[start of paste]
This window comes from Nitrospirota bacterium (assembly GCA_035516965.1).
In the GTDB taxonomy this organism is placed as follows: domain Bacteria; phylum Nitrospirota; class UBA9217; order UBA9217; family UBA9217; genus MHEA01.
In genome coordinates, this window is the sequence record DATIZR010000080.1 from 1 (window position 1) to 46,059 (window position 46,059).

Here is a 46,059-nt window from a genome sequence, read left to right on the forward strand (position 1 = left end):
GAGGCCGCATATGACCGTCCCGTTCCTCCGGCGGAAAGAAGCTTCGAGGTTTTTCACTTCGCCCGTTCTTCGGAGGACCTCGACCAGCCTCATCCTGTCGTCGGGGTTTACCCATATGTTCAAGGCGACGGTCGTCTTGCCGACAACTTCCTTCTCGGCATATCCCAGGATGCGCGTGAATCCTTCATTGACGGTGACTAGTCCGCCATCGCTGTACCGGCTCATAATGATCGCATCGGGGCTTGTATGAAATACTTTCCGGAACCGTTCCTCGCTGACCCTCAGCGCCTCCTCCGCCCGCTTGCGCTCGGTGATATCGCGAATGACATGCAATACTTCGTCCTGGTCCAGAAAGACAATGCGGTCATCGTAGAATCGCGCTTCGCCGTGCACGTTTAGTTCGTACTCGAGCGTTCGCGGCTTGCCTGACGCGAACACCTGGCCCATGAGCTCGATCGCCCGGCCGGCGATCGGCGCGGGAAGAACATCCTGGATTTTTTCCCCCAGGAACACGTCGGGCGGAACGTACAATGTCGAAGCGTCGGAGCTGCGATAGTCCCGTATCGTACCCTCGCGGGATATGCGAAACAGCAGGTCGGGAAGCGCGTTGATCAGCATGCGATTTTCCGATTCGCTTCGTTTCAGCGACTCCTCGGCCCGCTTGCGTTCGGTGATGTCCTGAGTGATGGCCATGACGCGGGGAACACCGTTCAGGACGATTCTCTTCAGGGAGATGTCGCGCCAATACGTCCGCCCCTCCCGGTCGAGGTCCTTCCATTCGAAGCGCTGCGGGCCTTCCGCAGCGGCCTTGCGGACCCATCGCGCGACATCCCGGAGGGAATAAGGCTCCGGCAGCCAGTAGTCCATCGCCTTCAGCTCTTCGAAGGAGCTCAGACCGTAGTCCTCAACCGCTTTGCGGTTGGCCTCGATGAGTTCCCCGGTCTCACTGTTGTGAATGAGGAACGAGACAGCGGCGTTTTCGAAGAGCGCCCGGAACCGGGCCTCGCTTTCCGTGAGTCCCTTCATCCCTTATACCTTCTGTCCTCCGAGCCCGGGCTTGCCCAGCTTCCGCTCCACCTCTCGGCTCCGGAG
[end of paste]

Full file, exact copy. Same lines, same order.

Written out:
This window comes from Nitrospirota bacterium (assembly GCA_035516965.1).
In the GTDB taxonomy this organism is placed as follows: domain Bacteria; phylum Nitrospirota; class UBA9217; order UBA9217; family UBA9217; genus MHEA01.
In genome coordinates, this window is the sequence record DATIZR010000080.1 from 1 (window position 1) to 46,059 (window position 46,059).

Here is a 46,059-nt window from a genome sequence, read left to right on the forward strand (position 1 = left end):
GAGGCCGCATATGACCGTCCCGTTCCTCCGGCGGAAAGAAGCTTCGAGGTTTTTCACTTCGCCCGTTCTTCGGAGGACCTCGACCAGCCTCATCCTGTCGTCGGGGTTTACCCATATGTTCAAGGCGACGGTCGTCTTGCCGACAACTTCCTTCTCGGCATATCCCAGGATGCGCGTGAATCCTTCATTGACGGTGACTAGTCCGCCATCGCTGTACCGGCTCATAATGATCGCATCGGGGCTTGTATGAAATACTTTCCGGAACCGTTCCTCGCTGACCCTCAGCGCCTCCTCCGCCCGCTTGCGCTCGGTGATATCGCGAATGACATGCAATACTTCGTCCTGGTCCAGAAAGACAATGCGGTCATCGTAGAATCGCGCTTCGCCGTGCACGTTTAGTTCGTACTCGAGCGTTCGCGGCTTGCCTGACGCGAACACCTGGCCCATGAGCTCGATCGCCCGGCCGGCGATCGGCGCGGGAAGAACATCCTGGATTTTTTCCCCCAGGAACACGTCGGGCGGAACGTACAATGTCGAAGCGTCGGAGCTGCGATAGTCCCGTATCGTACCCTCGCGGGATATGCGAAACAGCAGGTCGGGAAGCGCGTTGATCAGCATGCGATTTTCCGATTCGCTTCGTTTCAGCGACTCCTCGGCCCGCTTGCGTTCGGTGATGTCCTGAGTGATGGCCATGACGCGGGGAACACCGTTCAGGACGATTCTCTTCAGGGAGATGTCGCGCCAATACGTCCGCCCCTCCCGGTCGAGGTCCTTCCATTCGAAGCGCTGCGGGCCTTCCGCAGCGGCCTTGCGGACCCATCGCGCGACATCCCGGAGGGAATAAGGCTCCGGCAGCCAGTAGTCCATCGCCTTCAGCTCTTCGAAGGAGCTCAGACCGTAGTCCTCAACCGCTTTGCGGTTGGCCTCGATGAGTTCCCCGGTCTCACTGTTGTGAATGAGGAACGAGACAGCGGCGTTTTCGAAGAGCGCCCGGAACCGGGCCTCGCTTTCCGTGAGTCCCTTCATCCCTTATACCTTCTGTCCTCCGAGCCCGGGCTTGCCCAGCTTCCGCTCCACCTCTCGGCTCCGGAG